Health care providers and researchers don’t know the exact cause, but there are many theories.
More and more research evidence suggests that infants who die from SIDS are born with brain abnormalities or defects. These defects are typically found within a network of nerve cells that rely on a chemical called serotonin that allows one nerve cell to send a signal to another nerve cell. The cells are located in the part of the brain that probably controls breathing, heart rate, blood pressure, temperature, and waking from sleep.
But scientists believe that brain defects alone may not be enough to cause a SIDS death. Evidence suggests that other events must also occur for an infant to die from SIDS. Researchers use the Triple-Risk Model to explain this concept. In this model, all three factors have to occur for an infant to die from SIDS. Having only one of these factors may not be enough to cause death from SIDS, but when all three combine, the chances of SIDS are high.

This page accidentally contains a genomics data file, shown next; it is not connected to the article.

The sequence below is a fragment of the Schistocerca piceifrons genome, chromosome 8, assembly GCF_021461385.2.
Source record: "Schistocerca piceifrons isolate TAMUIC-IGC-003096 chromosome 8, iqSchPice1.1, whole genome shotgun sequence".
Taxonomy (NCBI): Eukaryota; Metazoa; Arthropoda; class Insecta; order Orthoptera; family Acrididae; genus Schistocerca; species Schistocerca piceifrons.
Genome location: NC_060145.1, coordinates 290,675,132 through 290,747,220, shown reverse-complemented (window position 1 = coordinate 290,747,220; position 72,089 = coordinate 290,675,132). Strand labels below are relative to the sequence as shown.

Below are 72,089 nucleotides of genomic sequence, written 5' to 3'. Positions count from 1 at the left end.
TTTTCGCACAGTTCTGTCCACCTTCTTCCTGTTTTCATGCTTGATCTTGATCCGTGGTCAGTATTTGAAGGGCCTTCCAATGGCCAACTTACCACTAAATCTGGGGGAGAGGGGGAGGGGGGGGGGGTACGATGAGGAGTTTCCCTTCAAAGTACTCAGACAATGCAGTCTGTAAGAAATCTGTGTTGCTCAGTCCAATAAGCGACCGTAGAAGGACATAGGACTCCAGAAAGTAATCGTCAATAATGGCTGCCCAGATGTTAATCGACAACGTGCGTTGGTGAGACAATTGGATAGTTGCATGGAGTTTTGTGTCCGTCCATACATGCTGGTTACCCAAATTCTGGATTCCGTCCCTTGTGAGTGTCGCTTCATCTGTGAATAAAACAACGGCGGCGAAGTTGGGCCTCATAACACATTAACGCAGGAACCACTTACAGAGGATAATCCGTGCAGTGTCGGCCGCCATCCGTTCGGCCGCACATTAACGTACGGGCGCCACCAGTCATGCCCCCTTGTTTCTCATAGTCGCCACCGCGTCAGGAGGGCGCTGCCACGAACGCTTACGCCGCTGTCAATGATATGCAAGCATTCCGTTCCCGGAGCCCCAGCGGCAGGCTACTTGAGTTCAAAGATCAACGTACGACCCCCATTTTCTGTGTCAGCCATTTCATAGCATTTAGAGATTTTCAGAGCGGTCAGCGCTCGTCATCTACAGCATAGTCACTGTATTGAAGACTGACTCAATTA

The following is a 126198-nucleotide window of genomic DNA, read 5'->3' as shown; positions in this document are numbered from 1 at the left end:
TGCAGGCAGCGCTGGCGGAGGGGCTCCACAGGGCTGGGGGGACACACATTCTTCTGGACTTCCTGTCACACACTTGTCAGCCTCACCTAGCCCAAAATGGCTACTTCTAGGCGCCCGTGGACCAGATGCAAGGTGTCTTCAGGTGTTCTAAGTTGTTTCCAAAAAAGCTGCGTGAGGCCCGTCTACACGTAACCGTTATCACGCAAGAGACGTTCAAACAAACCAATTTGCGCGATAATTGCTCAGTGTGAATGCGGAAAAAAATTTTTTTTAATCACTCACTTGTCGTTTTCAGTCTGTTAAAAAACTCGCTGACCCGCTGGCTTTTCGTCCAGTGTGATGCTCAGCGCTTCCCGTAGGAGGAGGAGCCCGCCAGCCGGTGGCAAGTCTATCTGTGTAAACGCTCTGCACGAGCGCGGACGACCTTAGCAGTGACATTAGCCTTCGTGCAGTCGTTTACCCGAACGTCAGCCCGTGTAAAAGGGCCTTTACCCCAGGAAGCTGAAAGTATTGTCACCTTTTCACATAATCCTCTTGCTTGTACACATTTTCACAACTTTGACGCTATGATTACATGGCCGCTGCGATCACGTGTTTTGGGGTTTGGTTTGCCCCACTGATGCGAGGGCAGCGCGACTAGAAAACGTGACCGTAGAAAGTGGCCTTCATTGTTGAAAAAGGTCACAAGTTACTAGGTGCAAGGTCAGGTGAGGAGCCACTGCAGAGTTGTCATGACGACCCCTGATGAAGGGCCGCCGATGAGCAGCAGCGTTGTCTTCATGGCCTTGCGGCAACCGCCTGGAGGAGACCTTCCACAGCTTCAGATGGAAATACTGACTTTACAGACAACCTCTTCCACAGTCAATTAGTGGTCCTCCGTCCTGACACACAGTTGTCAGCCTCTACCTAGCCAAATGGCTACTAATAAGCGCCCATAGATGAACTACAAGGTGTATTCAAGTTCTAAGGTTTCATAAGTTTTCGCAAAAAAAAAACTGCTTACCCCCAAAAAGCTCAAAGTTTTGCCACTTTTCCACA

These factors are:1,2,3
According to the Triple-Risk Theory, all three things have to be present for SIDS to occur.
Removing one of these factors—such as external stressors—may tip the balance in favor of the infant’s survival. Because the first two situations can’t be seen or pinpointed, the most effective way to reduce the risk of SIDS is to remove or reduce environmental stressors. Strategies to remove these stressors form the basis of the Safe to Sleep campaign messages.
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